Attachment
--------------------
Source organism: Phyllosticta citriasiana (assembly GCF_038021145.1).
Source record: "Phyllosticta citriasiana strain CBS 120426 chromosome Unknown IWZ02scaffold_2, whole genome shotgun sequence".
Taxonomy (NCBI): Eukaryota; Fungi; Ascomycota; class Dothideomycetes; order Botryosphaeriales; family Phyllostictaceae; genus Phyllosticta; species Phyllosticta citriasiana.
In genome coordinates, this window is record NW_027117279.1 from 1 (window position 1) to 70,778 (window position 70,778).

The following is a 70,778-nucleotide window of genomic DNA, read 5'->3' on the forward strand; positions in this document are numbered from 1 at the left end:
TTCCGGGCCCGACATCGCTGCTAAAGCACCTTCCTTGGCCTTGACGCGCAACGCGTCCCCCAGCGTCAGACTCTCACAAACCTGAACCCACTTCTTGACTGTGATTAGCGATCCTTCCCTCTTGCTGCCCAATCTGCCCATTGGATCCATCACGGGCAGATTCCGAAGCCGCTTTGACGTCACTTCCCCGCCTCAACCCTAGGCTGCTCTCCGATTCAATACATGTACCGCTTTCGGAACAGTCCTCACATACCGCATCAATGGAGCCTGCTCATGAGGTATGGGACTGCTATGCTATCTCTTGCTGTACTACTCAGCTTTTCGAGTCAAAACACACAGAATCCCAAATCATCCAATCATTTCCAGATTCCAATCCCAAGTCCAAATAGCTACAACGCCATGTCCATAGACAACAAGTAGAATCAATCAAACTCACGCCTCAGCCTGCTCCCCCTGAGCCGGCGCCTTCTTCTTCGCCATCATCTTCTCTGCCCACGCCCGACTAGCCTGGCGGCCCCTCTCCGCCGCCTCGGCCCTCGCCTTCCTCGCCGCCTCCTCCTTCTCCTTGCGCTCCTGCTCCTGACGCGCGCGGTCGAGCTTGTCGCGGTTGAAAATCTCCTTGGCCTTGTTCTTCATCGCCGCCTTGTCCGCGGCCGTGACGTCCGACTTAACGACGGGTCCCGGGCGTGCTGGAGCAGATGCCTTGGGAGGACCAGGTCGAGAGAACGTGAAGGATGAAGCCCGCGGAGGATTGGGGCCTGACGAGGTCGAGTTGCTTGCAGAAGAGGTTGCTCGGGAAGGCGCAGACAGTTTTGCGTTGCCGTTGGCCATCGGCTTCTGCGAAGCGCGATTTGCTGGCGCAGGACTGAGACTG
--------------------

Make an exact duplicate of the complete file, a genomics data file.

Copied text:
Source organism: Phyllosticta citriasiana (assembly GCF_038021145.1).
Source record: "Phyllosticta citriasiana strain CBS 120426 chromosome Unknown IWZ02scaffold_2, whole genome shotgun sequence".
Taxonomy (NCBI): Eukaryota; Fungi; Ascomycota; class Dothideomycetes; order Botryosphaeriales; family Phyllostictaceae; genus Phyllosticta; species Phyllosticta citriasiana.
In genome coordinates, this window is record NW_027117279.1 from 1 (window position 1) to 70,778 (window position 70,778).

The following is a 70,778-nucleotide window of genomic DNA, read 5'->3' on the forward strand; positions in this document are numbered from 1 at the left end:
TTCCGGGCCCGACATCGCTGCTAAAGCACCTTCCTTGGCCTTGACGCGCAACGCGTCCCCCAGCGTCAGACTCTCACAAACCTGAACCCACTTCTTGACTGTGATTAGCGATCCTTCCCTCTTGCTGCCCAATCTGCCCATTGGATCCATCACGGGCAGATTCCGAAGCCGCTTTGACGTCACTTCCCCGCCTCAACCCTAGGCTGCTCTCCGATTCAATACATGTACCGCTTTCGGAACAGTCCTCACATACCGCATCAATGGAGCCTGCTCATGAGGTATGGGACTGCTATGCTATCTCTTGCTGTACTACTCAGCTTTTCGAGTCAAAACACACAGAATCCCAAATCATCCAATCATTTCCAGATTCCAATCCCAAGTCCAAATAGCTACAACGCCATGTCCATAGACAACAAGTAGAATCAATCAAACTCACGCCTCAGCCTGCTCCCCCTGAGCCGGCGCCTTCTTCTTCGCCATCATCTTCTCTGCCCACGCCCGACTAGCCTGGCGGCCCCTCTCCGCCGCCTCGGCCCTCGCCTTCCTCGCCGCCTCCTCCTTCTCCTTGCGCTCCTGCTCCTGACGCGCGCGGTCGAGCTTGTCGCGGTTGAAAATCTCCTTGGCCTTGTTCTTCATCGCCGCCTTGTCCGCGGCCGTGACGTCCGACTTAACGACGGGTCCCGGGCGTGCTGGAGCAGATGCCTTGGGAGGACCAGGTCGAGAGAACGTGAAGGATGAAGCCCGCGGAGGATTGGGGCCTGACGAGGTCGAGTTGCTTGCAGAAGAGGTTGCTCGGGAAGGCGCAGACAGTTTTGCGTTGCCGTTGGCCATCGGCTTCTGCGAAGCGCGATTTGCTGGCGCAGGACTGAGACTG